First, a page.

Sleep Disorders

A sleep disorder is something that interrupts a person's normal, healthy sleep patterns. Symptoms of a sleep disorder can include snoring, interrupted breathing, excessive daytime sleepiness and sleepwalking. Long-term sleep loss and untreated sleep disorders can have a profound and diverse impact on health, behavior and quality of life.

There are more than 80 known sleep disorders. Some of the more common include:

  • Sleep Apnea (Snoring): People with sleep apnea are often heavy snorers who stop breathing again and again while sleeping. Obstructive sleep apnea has been shown to have life-altering cardiovascular consequences.
  • Insomnia: People with insomnia have trouble falling asleep or staying asleep. Insomnia can be caused by misuse or overuse of sleeping pills, or by adverse psychological, environmental or physiological conditions that require attention.
  • Periodic Limb Movements: People with this condition experience twitching in the legs, and sometimes arms, while sleeping. These muscle jerks may not completely awaken you, but they disrupt sound sleep and affect your ability to function well in the daytime.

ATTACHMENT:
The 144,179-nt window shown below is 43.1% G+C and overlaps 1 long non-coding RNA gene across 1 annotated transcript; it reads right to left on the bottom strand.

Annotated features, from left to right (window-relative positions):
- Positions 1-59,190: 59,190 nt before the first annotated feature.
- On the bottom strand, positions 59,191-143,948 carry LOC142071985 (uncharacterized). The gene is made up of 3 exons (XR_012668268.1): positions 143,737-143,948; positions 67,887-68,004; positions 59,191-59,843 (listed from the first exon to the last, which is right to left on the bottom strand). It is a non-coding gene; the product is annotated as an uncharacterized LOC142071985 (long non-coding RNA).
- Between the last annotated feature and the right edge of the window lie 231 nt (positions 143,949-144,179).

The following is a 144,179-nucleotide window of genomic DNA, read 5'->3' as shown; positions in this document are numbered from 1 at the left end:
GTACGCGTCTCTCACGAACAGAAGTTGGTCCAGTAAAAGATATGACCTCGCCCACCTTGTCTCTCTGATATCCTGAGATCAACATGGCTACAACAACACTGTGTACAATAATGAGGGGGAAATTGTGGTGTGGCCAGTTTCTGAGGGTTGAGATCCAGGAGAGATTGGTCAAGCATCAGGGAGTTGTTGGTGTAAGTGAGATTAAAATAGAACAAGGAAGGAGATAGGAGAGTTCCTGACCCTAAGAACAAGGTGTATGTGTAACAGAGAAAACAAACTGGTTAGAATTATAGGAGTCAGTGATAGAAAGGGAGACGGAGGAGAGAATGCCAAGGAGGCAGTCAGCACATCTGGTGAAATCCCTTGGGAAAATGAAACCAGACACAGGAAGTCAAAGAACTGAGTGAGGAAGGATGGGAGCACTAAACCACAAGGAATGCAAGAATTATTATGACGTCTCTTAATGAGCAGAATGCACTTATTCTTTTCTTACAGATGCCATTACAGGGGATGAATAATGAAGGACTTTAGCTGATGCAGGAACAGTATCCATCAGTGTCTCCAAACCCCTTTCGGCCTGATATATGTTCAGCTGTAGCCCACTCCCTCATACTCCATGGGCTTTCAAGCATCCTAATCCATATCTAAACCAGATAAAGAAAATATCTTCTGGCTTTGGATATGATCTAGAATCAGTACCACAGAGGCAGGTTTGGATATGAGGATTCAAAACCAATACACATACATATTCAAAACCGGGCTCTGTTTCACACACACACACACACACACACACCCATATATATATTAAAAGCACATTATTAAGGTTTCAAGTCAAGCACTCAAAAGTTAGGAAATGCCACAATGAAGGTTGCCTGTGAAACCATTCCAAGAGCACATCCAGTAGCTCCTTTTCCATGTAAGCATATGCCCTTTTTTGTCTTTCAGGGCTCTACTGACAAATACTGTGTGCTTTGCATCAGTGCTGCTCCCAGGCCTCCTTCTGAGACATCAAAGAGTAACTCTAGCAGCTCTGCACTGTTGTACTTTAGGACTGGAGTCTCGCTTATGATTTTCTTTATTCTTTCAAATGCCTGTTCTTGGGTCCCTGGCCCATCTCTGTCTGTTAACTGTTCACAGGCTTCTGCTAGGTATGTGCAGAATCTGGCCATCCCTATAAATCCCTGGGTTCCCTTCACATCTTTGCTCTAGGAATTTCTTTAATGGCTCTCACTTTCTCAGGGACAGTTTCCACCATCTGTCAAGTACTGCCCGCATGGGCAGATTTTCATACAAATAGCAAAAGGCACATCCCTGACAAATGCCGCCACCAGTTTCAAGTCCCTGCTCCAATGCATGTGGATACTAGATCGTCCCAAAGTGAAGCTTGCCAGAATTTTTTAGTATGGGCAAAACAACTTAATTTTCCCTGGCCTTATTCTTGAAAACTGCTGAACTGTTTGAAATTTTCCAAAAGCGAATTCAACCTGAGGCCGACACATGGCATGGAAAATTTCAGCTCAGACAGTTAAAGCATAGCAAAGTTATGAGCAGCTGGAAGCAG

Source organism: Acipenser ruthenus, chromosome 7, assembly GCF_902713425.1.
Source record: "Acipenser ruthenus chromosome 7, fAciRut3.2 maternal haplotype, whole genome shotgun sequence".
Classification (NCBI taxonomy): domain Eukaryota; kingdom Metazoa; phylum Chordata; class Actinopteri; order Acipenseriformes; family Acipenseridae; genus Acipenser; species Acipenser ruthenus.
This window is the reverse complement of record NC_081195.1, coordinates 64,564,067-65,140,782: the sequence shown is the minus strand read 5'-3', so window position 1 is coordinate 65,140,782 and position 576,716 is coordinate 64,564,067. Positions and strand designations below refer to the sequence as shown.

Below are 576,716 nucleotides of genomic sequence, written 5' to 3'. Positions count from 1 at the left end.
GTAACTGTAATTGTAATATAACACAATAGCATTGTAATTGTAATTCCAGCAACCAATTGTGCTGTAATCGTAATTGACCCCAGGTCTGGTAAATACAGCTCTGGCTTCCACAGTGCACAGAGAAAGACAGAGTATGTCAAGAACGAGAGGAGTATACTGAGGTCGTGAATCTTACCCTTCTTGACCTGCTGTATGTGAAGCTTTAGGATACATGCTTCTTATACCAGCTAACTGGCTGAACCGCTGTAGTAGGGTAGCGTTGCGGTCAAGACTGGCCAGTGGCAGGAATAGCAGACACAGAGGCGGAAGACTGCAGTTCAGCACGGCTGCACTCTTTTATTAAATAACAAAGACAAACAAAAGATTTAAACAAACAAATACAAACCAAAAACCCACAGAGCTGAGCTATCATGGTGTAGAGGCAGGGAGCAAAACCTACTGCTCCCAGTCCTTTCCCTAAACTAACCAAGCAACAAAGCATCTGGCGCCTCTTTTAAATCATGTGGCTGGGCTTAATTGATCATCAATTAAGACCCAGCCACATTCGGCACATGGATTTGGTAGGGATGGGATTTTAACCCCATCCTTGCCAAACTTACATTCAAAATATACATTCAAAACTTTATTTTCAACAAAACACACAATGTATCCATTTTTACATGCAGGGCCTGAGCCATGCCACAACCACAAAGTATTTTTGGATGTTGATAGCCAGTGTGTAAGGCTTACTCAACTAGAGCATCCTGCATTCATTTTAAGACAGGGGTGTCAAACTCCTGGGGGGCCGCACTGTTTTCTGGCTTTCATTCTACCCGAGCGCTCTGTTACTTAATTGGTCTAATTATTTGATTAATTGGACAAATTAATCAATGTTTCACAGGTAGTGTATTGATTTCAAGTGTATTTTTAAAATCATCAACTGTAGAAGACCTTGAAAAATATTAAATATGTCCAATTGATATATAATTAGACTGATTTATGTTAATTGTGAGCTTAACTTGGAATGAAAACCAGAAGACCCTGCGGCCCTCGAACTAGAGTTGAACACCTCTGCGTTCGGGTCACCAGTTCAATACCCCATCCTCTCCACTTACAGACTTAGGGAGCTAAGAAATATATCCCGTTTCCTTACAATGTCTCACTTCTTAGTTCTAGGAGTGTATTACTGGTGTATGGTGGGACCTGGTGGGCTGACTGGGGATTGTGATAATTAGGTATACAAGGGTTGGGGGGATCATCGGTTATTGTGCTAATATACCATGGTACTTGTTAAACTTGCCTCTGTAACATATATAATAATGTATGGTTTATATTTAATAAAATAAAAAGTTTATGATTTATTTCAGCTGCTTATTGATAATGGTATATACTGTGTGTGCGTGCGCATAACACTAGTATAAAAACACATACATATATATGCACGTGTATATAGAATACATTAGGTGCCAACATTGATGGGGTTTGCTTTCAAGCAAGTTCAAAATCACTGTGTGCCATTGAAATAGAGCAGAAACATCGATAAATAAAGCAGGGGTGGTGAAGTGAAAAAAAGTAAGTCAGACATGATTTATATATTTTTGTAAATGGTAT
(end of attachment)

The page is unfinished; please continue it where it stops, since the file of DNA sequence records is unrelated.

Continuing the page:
• Restless Legs Syndrome: People with RLS have a strong urge to move the legs, very hard to resist and often coming with other uneasy feelings like burning, prickling, itching or tingling deep inside the legs. These feelings usually grow worse at night or at rest.
  • Narcolepsy: People who feel overly sleepy during the day, or who feel muscular weakness when they are angry, surprised or amused, may have narcolepsy. Narcolepsy can make you fall asleep while driving and contribute to work-related accidents.
  • Acid Reflux: People with "heartburn" often experience frequent nighttime awakenings. Burning pains in the lower chest, or coughing, are heartburn symptoms that can be an indication of a more serious condition.

A formal sleep evaluation is the safest and most reliable method for diagnosing sleep-related medical conditions. A formal sleep evaluation can also provide results that reassure you and your family that your sleep patterns are normal.

Visit the American Academy of Sleep Medicine or http://www.sleepeducation.com/ for more information on sleep disorders.